U.S. doctors should regularly screen all adults under 65 for anxiety, an influential health guidelines group proposed Tuesday.
It’s the first time the U.S. Preventive Services Task Force has recommended anxiety screening in primary care for adults without symptoms. The proposal is open for public comment until Oct. 17, but the group usually affirms its draft guidance.
The recommendations are based on a review that began before the COVID-19 pandemic, evaluating studies showing potential benefits and risks from screening. Given reports of a surge in mental health problems linked with pandemic isolation and stress, the guidance is “very timely,” said Lori Pbert, a task force member and co-author. Pbert is a psychologist-researcher at the University of Massachusetts’ Chan Medical School.
The task force said evidence for benefits, including effective treatments, outweighs any risks, which include inaccurate screening results that could lead to unnecessary follow-up care.
Anxiety disorders are among the most common mental health complaints, affecting about 40% of U.S. women at some point in their lives and more than 1 in 4 men, Pbert noted.
Black people, those living in poverty, people who have lost partners and those who have other mental health issues are among adults who face higher risks for developing anxiety, which can manifest as panic attacks, phobias or feeling always on edge. Also, about 1 in 10 pregnant and postpartum women experience anxiety.
Common screening tools include brief questionnaires about symptoms such as fears and worries that interfere with usual activities. These can easily be given in a primary care setting, the task force said, although it didn’t specify how often patients should be screened.
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“The most important thing to recognize is that a screening test alone is not sufficient to diagnose anxiety,” Pbert said. The next step is a more thorough evaluation by a mental health professional, though Pbert acknowledged that finding mental healthcare can be difficult given shortages of specialists.
Megan Whalen, a 31-year-old marketing specialist who was diagnosed with anxiety in 2013, says regular doctors should screen for mental health issues as commonly as they do for physical problems.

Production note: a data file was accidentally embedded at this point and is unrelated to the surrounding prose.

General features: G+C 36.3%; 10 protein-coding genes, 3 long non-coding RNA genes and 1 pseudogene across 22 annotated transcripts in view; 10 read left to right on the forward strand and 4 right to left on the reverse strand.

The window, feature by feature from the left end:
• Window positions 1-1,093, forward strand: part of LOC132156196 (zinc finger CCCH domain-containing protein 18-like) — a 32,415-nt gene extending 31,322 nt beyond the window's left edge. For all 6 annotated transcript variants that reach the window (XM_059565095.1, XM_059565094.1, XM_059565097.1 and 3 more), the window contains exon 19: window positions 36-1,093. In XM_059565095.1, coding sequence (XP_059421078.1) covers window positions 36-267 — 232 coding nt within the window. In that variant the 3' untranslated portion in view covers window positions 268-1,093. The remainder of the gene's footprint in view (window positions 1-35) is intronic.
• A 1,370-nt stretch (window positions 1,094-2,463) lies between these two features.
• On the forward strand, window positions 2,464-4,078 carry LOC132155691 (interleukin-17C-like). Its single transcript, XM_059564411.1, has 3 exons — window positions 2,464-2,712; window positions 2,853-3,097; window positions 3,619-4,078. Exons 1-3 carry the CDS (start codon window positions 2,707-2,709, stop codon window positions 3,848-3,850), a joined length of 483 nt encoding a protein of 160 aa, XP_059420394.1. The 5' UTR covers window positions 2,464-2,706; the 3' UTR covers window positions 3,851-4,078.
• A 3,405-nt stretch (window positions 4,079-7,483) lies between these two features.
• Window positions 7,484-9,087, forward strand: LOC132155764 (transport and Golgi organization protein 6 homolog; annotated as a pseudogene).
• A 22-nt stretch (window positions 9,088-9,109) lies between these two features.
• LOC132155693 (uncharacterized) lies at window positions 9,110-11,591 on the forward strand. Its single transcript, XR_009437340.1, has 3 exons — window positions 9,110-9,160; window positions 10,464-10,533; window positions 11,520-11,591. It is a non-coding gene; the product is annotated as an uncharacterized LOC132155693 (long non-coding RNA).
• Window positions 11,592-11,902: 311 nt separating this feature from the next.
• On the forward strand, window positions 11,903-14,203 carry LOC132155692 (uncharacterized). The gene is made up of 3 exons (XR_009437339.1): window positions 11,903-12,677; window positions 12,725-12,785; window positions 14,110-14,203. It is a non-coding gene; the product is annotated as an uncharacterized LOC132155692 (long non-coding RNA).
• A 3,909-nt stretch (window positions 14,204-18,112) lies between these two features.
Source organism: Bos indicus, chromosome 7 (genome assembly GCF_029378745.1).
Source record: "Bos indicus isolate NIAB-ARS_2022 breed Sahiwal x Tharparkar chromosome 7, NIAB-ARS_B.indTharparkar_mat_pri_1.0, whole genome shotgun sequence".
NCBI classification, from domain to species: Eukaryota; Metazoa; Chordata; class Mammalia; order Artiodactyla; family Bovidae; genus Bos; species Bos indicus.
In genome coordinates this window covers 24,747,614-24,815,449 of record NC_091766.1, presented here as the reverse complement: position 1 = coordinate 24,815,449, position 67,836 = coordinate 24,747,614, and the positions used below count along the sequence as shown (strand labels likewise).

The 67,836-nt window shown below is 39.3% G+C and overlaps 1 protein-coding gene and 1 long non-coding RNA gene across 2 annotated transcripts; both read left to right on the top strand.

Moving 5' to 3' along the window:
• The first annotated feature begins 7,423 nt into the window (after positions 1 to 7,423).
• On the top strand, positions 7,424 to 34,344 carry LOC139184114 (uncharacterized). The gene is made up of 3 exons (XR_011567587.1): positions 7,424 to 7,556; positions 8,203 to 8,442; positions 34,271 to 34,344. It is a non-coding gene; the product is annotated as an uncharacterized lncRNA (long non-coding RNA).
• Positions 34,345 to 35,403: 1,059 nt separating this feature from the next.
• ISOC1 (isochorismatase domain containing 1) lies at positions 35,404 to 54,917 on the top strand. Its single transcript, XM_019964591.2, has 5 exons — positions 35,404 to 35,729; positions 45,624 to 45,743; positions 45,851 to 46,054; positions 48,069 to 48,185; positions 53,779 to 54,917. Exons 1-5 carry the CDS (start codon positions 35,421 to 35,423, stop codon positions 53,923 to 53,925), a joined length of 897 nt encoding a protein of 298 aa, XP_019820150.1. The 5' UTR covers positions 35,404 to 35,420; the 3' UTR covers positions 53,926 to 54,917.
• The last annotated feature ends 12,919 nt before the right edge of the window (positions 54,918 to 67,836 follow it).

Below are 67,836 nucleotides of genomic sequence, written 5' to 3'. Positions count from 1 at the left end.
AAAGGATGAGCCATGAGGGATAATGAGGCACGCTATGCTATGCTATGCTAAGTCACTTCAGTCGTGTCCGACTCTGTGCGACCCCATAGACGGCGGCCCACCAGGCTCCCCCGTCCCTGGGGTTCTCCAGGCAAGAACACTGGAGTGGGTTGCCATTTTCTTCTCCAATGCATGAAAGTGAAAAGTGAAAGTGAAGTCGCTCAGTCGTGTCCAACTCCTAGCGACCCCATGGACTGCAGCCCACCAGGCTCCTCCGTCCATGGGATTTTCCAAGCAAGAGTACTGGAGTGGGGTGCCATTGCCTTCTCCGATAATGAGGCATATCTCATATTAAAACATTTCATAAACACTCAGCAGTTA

“Health is health, whether the problem is visible or not,” said Whalen, of Hoboken, New Jersey.
She has gotten help from medicine and talk therapy, but her symptoms worsened during the pandemic and she temporarily moved back home.
“The pandemic made me afraid to leave home, my anxiety telling me anywhere outside of my childhood house was unsafe,” Whelan said. “I absolutely still struggle with feelings of dread and fear sometimes. It’s just a part of my life at this point, and I try to manage it as best as I can.”
The task force said there isn’t enough solid research in older adults to recommend for or against anxiety screening in those aged 65 and up.
The group continues to recommend depression screening for adults and children, but said there isn’t enough evidence to evaluate potential benefits and harms of suicide screening in adults who show no worrisome symptoms.
In April, the group issued similar draft guidance for children and teens, recommending anxiety screening but stating that more research is needed on potential benefits and harms of suicide screening kids with no obvious signs.
Guidelines from the task force often determine insurance coverage, but anxiety is already on the radar of many primary care doctors. In 2020, a group affiliated with the American College of Obstetricians and Gynecologists recommended routine primary care anxiety screening for women and girls starting at age 13.
Melissa Lewis-Duarte, a wellness coach in Scottsdale, Arizona, says rhythmic breathing, meditation and making a daily list of three things for which she is grateful have all helped with her anxiety.
“Doctors say, ‘Make sure you’re sleeping, control your stress.’ Yeah, I get that,” but not everyone knows how, said the 42-year-old mother of three. “It’s difficult to prioritize self-care, but that’s what’s necessary.”
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